Skip to main content

Rehumanizing Artificial Intelligence

The news media has been abuzz with hand-wringing reports about how ChatGPT will undermine academic integrity. 

However, the Artificial Intelligence genie is out of the bottle. AI is happening. It will scale. Its applications will extend to many aspects of daily life, including education. (Microsoft is banking on this, having just invested $10B in OpenAI, the red-hot AI lab behind ChatGPT.) 

Every minute we spend romanticizing how things used to be is time we’re not designing ways to harness change. 

We heard similar laments years ago when students started using Google Search instead of the encyclopedia; when parents began tethering their kids with mobile phones; when social media became an addictive currency. Over time, we learned to harness something positive from each – access to knowledge; safety; a generation of creators – while remaining vigilant about their dark sides. 

Even before ChatGPT, the quality of writing seems to have been deteriorating for decades, at least within the context of the workplace. Many recent graduates struggle writing a succinct, well-punctuated email let alone a compelling presentation. 

ChatGPT is not a threat to the quality of writing; what’s at stake is the quality of thinking.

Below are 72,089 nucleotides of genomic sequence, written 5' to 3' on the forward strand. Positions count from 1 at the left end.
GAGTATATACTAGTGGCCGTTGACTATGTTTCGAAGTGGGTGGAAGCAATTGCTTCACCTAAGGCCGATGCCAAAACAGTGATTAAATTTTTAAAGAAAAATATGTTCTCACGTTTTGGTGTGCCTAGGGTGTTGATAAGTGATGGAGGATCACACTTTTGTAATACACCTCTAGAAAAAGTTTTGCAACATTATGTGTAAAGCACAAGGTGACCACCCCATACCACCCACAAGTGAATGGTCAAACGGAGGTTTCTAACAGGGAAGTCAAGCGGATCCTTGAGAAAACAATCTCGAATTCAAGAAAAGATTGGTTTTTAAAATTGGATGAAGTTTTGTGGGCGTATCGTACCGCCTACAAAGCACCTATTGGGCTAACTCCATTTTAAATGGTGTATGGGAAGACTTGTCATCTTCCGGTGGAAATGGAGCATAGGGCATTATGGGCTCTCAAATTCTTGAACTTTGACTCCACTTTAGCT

The central question isn’t how to stop students from using ChatGPT – rather, how might educators use AI to teach valuable skills? 

For example, what if an educator designed an assignment to demonstrate the most important aspect of ChatGPT – i.e., the role of the questions posed by humans:
  • Ask students to choose a subject and prompt to get an AI-written essay; 
  • Then have students slightly modify the prompt and get a second output;
  • Most importantly, have students write an argument comparing the two AI-scribed essays and how the different prompts altered the outcomes. 
Now we’re using AI to teach critical thinking; the relationship between inputs and outputs; forming better questions. 

What if an educator used ChatGPT to teach better writing skills by demonstrating the value of proper editing? 
  • Require students to use ChatGPT to get their first draft.
  • Then ask students to edit by half, requiring them to prioritize information; identify unnecessary words; learn that less is more. 
These are two small examples. Professional educators will think of better ones. 

By the way, I asked ChatGPT how an educator might use it as a teaching tool. Here is its response: 

Let’s fast-froward to ideas that harness AI to help sharpen the uniquely human skills that students, and all of us, need to succeed in life.

PS: I created the illustration for this article using DALL-E – ChatGPT’s AI graphics sibling – by inputting this prompt: "Painting of a university professor arguing with a student in the style of Johannes Vermeer."